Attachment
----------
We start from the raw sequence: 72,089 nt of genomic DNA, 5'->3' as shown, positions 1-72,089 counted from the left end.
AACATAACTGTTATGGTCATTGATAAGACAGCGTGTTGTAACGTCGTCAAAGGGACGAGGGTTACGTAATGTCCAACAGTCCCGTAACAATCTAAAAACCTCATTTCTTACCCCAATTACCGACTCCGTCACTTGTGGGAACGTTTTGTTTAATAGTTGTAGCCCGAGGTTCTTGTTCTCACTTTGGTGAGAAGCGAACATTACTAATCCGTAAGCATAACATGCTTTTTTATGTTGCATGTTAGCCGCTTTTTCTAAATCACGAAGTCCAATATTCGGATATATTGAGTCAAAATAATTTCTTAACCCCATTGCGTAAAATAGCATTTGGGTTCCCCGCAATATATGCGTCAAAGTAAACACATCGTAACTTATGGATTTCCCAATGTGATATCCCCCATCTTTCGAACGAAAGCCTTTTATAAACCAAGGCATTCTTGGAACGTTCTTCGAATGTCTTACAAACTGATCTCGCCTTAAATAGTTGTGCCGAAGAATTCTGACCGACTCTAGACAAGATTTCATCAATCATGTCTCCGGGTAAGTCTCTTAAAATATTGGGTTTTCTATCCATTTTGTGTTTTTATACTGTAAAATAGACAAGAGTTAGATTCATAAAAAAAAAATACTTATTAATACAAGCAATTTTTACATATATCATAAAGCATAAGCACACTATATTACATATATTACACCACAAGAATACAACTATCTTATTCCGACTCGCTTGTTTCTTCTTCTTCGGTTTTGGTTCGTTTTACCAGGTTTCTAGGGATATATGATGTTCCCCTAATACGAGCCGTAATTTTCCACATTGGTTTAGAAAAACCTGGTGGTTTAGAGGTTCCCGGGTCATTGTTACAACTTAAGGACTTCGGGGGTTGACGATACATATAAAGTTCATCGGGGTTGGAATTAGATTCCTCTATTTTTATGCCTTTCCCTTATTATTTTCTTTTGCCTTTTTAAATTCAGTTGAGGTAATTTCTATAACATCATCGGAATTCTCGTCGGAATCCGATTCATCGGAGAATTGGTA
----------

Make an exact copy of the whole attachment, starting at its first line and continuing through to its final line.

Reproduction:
We start from the raw sequence: 72,089 nt of genomic DNA, 5'->3' as shown, positions 1-72,089 counted from the left end.
AACATAACTGTTATGGTCATTGATAAGACAGCGTGTTGTAACGTCGTCAAAGGGACGAGGGTTACGTAATGTCCAACAGTCCCGTAACAATCTAAAAACCTCATTTCTTACCCCAATTACCGACTCCGTCACTTGTGGGAACGTTTTGTTTAATAGTTGTAGCCCGAGGTTCTTGTTCTCACTTTGGTGAGAAGCGAACATTACTAATCCGTAAGCATAACATGCTTTTTTATGTTGCATGTTAGCCGCTTTTTCTAAATCACGAAGTCCAATATTCGGATATATTGAGTCAAAATAATTTCTTAACCCCATTGCGTAAAATAGCATTTGGGTTCCCCGCAATATATGCGTCAAAGTAAACACATCGTAACTTATGGATTTCCCAATGTGATATCCCCCATCTTTCGAACGAAAGCCTTTTATAAACCAAGGCATTCTTGGAACGTTCTTCGAATGTCTTACAAACTGATCTCGCCTTAAATAGTTGTGCCGAAGAATTCTGACCGACTCTAGACAAGATTTCATCAATCATGTCTCCGGGTAAGTCTCTTAAAATATTGGGTTTTCTATCCATTTTGTGTTTTTATACTGTAAAATAGACAAGAGTTAGATTCATAAAAAAAAAATACTTATTAATACAAGCAATTTTTACATATATCATAAAGCATAAGCACACTATATTACATATATTACACCACAAGAATACAACTATCTTATTCCGACTCGCTTGTTTCTTCTTCTTCGGTTTTGGTTCGTTTTACCAGGTTTCTAGGGATATATGATGTTCCCCTAATACGAGCCGTAATTTTCCACATTGGTTTAGAAAAACCTGGTGGTTTAGAGGTTCCCGGGTCATTGTTACAACTTAAGGACTTCGGGGGTTGACGATACATATAAAGTTCATCGGGGTTGGAATTAGATTCCTCTATTTTTATGCCTTTCCCTTATTATTTTCTTTTGCCTTTTTAAATTCAGTTGAGGTAATTTCTATAACATCATCGGAATTCTCGTCGGAATCCGATTCATCGGAGAATTGGTA